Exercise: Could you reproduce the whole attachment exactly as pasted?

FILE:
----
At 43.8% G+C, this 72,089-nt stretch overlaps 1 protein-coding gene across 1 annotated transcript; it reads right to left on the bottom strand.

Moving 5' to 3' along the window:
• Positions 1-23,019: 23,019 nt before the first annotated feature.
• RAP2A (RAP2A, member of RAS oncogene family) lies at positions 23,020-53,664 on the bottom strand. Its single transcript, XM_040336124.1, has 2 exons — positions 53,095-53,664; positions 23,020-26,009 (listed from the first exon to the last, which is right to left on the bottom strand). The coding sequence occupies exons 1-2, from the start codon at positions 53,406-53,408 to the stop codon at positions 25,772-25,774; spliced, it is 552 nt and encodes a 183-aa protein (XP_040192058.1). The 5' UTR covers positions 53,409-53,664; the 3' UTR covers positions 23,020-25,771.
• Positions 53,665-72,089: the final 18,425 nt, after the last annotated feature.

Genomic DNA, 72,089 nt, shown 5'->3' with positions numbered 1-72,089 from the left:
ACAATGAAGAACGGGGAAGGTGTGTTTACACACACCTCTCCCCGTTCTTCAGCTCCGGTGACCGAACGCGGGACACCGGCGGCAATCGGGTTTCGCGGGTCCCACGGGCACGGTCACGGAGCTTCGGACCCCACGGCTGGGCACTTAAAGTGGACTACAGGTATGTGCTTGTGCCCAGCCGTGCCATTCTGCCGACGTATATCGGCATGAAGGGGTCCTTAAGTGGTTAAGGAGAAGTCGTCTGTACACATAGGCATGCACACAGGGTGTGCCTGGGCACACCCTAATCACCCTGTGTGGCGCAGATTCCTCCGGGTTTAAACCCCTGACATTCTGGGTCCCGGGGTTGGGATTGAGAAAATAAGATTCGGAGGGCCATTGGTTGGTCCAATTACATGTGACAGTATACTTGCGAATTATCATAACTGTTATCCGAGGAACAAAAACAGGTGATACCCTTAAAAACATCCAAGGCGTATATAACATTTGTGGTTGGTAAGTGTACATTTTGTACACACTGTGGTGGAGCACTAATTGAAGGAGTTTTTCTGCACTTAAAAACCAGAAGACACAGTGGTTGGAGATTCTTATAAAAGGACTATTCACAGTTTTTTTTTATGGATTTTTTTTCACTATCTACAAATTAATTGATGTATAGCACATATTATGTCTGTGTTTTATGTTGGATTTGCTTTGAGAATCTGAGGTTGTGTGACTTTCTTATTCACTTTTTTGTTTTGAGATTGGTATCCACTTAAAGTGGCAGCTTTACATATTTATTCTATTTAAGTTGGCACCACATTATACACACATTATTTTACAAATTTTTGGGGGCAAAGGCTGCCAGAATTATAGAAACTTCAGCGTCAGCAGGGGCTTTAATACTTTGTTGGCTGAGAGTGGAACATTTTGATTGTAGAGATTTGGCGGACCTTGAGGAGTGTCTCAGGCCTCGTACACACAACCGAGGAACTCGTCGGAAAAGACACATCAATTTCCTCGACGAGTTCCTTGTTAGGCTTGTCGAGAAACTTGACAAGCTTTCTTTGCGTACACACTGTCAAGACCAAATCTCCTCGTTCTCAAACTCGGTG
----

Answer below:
At 43.8% G+C, this 72,089-nt stretch overlaps 1 protein-coding gene across 1 annotated transcript; it reads right to left on the bottom strand.

Moving 5' to 3' along the window:
• Positions 1-23,019: 23,019 nt before the first annotated feature.
• RAP2A (RAP2A, member of RAS oncogene family) lies at positions 23,020-53,664 on the bottom strand. Its single transcript, XM_040336124.1, has 2 exons — positions 53,095-53,664; positions 23,020-26,009 (listed from the first exon to the last, which is right to left on the bottom strand). The coding sequence occupies exons 1-2, from the start codon at positions 53,406-53,408 to the stop codon at positions 25,772-25,774; spliced, it is 552 nt and encodes a 183-aa protein (XP_040192058.1). The 5' UTR covers positions 53,409-53,664; the 3' UTR covers positions 23,020-25,771.
• Positions 53,665-72,089: the final 18,425 nt, after the last annotated feature.

Genomic DNA, 72,089 nt, shown 5'->3' with positions numbered 1-72,089 from the left:
ACAATGAAGAACGGGGAAGGTGTGTTTACACACACCTCTCCCCGTTCTTCAGCTCCGGTGACCGAACGCGGGACACCGGCGGCAATCGGGTTTCGCGGGTCCCACGGGCACGGTCACGGAGCTTCGGACCCCACGGCTGGGCACTTAAAGTGGACTACAGGTATGTGCTTGTGCCCAGCCGTGCCATTCTGCCGACGTATATCGGCATGAAGGGGTCCTTAAGTGGTTAAGGAGAAGTCGTCTGTACACATAGGCATGCACACAGGGTGTGCCTGGGCACACCCTAATCACCCTGTGTGGCGCAGATTCCTCCGGGTTTAAACCCCTGACATTCTGGGTCCCGGGGTTGGGATTGAGAAAATAAGATTCGGAGGGCCATTGGTTGGTCCAATTACATGTGACAGTATACTTGCGAATTATCATAACTGTTATCCGAGGAACAAAAACAGGTGATACCCTTAAAAACATCCAAGGCGTATATAACATTTGTGGTTGGTAAGTGTACATTTTGTACACACTGTGGTGGAGCACTAATTGAAGGAGTTTTTCTGCACTTAAAAACCAGAAGACACAGTGGTTGGAGATTCTTATAAAAGGACTATTCACAGTTTTTTTTTATGGATTTTTTTTCACTATCTACAAATTAATTGATGTATAGCACATATTATGTCTGTGTTTTATGTTGGATTTGCTTTGAGAATCTGAGGTTGTGTGACTTTCTTATTCACTTTTTTGTTTTGAGATTGGTATCCACTTAAAGTGGCAGCTTTACATATTTATTCTATTTAAGTTGGCACCACATTATACACACATTATTTTACAAATTTTTGGGGGCAAAGGCTGCCAGAATTATAGAAACTTCAGCGTCAGCAGGGGCTTTAATACTTTGTTGGCTGAGAGTGGAACATTTTGATTGTAGAGATTTGGCGGACCTTGAGGAGTGTCTCAGGCCTCGTACACACAACCGAGGAACTCGTCGGAAAAGACACATCAATTTCCTCGACGAGTTCCTTGTTAGGCTTGTCGAGAAACTTGACAAGCTTTCTTTGCGTACACACTGTCAAGACCAAATCTCCTCGTTCTCAAACTCGGTG